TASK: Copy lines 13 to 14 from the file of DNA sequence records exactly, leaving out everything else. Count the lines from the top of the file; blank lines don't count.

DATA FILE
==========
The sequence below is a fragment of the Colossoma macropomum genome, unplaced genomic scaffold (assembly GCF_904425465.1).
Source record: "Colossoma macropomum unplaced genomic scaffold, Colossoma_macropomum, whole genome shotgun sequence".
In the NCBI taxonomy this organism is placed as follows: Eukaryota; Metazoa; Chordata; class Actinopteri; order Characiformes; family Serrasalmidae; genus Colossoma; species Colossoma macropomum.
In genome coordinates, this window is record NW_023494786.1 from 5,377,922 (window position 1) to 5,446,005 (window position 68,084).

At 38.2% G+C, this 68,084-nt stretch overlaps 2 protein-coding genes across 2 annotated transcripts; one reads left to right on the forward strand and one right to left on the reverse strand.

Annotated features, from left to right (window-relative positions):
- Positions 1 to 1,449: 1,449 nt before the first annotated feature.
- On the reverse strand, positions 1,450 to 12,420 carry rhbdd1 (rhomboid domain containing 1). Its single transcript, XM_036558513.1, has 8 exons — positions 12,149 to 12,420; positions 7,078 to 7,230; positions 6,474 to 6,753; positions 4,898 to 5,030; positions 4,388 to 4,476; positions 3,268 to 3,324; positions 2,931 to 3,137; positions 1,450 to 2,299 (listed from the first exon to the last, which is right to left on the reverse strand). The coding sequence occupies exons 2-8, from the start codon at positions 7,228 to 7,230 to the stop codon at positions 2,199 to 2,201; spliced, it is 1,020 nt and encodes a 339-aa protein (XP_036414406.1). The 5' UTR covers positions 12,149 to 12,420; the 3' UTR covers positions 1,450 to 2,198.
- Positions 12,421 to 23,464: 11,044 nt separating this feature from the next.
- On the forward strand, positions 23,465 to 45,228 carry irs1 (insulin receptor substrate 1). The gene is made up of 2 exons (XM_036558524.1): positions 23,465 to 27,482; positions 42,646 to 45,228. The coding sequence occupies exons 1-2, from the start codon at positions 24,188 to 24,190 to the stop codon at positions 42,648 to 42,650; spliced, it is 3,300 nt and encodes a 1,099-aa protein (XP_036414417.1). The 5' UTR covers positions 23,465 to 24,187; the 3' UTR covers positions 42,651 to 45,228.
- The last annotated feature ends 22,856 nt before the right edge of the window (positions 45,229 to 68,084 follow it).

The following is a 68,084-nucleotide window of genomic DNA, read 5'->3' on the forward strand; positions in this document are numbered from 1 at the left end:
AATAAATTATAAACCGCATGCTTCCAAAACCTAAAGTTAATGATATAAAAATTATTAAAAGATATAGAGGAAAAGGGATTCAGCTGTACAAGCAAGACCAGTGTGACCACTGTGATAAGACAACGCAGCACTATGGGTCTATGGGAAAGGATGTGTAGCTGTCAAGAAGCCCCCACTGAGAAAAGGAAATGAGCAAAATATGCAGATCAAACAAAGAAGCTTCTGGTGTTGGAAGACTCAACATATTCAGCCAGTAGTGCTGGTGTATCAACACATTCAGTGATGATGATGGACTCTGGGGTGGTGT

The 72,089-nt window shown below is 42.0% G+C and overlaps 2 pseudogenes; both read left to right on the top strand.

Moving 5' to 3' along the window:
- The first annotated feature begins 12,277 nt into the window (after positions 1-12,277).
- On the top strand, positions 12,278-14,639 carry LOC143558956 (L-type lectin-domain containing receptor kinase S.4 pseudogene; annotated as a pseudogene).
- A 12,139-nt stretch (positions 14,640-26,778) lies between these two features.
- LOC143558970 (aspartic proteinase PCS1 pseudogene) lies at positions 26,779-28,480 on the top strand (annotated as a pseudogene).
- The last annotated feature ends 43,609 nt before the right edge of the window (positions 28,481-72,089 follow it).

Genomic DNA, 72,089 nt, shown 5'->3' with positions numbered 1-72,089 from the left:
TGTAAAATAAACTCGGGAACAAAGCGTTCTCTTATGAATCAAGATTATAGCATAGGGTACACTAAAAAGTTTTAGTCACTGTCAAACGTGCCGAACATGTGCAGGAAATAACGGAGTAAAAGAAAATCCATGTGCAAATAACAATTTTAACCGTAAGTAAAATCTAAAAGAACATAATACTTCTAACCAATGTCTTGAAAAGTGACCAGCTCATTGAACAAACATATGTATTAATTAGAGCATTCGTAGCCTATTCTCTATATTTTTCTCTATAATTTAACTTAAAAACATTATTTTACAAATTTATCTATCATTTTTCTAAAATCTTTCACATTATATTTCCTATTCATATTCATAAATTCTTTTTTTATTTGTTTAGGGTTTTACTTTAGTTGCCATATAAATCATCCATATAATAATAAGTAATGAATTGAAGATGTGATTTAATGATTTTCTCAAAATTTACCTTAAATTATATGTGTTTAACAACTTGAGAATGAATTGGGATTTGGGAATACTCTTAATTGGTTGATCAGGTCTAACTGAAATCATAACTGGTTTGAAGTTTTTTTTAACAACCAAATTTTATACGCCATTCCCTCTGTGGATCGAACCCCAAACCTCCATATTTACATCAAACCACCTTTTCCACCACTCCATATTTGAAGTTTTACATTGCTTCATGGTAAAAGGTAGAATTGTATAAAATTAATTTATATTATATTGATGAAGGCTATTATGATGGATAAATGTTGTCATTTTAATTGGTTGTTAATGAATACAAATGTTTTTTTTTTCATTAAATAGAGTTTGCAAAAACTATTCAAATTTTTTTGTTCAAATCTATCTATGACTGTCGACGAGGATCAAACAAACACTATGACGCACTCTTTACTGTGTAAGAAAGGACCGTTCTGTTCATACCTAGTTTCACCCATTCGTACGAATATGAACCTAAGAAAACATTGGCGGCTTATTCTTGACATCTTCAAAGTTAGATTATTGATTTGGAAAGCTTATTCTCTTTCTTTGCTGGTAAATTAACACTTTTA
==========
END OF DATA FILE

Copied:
AATAAATTATAAACCGCATGCTTCCAAAACCTAAAGTTAATGATATAAAAATTATTAAAAGATATAGAGGAAAAGGGATTCAGCTGTACAAGCAAGACCAGTGTGACCACTGTGATAAGACAACGCAGCACTATGGGTCTATGGGAAAGGATGTGTAGCTGTCAAGAAGCCCCCACTGAGAAAAGGAAATGAGCAAAATATGCAGATCAAACAAAGAAGCTTCTGGTGTTGGAAGACTCAACATATTCAGCCAGTAGTGCTGGTGTATCAACACATTCAGTGATGATGATGGACTCTGGGGTGGTGT

The 72,089-nt window shown below is 42.0% G+C and overlaps 2 pseudogenes; both read left to right on the top strand.